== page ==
news.cuna.org/articles/106619-white-house-advisory-report-provides-youth-savings-tips

White House advisory report provides youth savings tips

July 2, 2015

WASHINGTON (7/2/15)--A report released late Tuesday by the President’s Advisory Council outlines a number of tips young Americans can use to increase their financial capabilities.

In addition, the 68-page report examines ways that access to financial services can be improved for underbanked consumers and ways technology can be used to fill those gaps.

"All American children must be equipped with the knowledge and skills necessary to make smart decisions about their finances," the report reads. "This is a basic right that must be integrated throughout children’s Pre K-12 learning experience to assure that all youth in America have the tools necessary to make sound financial decisions that will allow them to pursue their dreams."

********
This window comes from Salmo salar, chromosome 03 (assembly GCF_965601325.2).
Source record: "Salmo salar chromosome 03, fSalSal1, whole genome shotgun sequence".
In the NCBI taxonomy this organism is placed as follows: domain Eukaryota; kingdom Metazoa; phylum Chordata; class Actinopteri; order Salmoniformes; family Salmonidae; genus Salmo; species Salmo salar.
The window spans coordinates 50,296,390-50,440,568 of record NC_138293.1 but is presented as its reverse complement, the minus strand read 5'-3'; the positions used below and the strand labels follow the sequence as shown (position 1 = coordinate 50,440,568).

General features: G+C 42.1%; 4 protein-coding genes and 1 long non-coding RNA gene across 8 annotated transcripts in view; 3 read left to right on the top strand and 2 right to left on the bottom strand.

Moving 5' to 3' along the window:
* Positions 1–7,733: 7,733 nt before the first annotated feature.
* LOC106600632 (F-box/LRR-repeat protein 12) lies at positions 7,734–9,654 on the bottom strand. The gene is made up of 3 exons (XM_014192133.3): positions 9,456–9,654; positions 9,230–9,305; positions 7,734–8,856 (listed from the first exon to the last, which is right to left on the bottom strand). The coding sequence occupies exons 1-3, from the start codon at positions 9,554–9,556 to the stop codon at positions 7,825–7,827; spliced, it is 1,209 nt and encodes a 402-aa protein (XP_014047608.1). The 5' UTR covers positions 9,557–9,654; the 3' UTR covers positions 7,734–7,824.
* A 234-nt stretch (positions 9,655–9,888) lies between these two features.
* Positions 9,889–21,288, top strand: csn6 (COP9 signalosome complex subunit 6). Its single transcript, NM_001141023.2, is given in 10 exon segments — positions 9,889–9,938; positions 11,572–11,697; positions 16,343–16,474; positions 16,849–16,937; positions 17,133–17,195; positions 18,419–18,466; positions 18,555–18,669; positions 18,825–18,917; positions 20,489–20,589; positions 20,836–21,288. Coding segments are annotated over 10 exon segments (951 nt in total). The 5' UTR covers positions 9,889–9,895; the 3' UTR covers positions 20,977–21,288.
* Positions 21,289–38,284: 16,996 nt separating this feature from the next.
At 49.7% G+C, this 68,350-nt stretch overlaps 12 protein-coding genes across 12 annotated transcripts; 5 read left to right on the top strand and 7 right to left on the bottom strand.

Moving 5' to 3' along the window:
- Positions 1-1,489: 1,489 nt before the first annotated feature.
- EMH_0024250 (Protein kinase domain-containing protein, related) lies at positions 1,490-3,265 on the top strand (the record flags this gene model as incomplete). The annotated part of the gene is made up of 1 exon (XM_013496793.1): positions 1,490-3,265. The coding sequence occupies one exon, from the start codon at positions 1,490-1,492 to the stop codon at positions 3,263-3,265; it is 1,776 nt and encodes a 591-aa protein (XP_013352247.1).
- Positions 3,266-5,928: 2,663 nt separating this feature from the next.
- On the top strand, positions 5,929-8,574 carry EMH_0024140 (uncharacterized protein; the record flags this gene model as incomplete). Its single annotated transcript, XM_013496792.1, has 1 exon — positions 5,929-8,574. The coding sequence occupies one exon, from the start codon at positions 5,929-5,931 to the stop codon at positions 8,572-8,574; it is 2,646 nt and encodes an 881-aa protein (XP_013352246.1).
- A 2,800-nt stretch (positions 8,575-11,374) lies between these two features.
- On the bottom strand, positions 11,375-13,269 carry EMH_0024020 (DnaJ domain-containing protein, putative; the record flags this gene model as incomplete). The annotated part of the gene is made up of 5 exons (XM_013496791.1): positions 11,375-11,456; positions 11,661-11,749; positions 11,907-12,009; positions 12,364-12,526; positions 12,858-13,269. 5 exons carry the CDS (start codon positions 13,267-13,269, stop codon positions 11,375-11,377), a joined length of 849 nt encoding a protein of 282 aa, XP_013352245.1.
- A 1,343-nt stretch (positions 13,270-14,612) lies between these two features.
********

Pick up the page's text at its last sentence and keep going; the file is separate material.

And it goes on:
Recommendations in the report include:

  • Further simplifications of the Free Application for Federal Student Aid should be made, and volunteers and technology should be made available to help students complete financial aid forms and receive customized guidance on post-secondary options;
     
  • Federal student loan repayments should be more broadly communicated, in order to empower young people to apply and remain enrolled in sustainable repayment plans;
     
  • Allowing interested students to share academic information, such as test scores and transcripts, through technology that can deliver “meaningful and customized” information about post-secondary options;
     
  • Integration of youth job training and employment programs with financial education and access to safe and affordable transactional accounts at mainstream financial institutions;
     
  • Encouraging private sector partnerships with state, tribal and local governments in order to facilitate greater adoption of modern, real-time electronic payments solutions and best practices to help young people better manage, move and control spending; and
     
  • Promotion of child savings accounts and policies as a means to increase the likelihood of college attendance.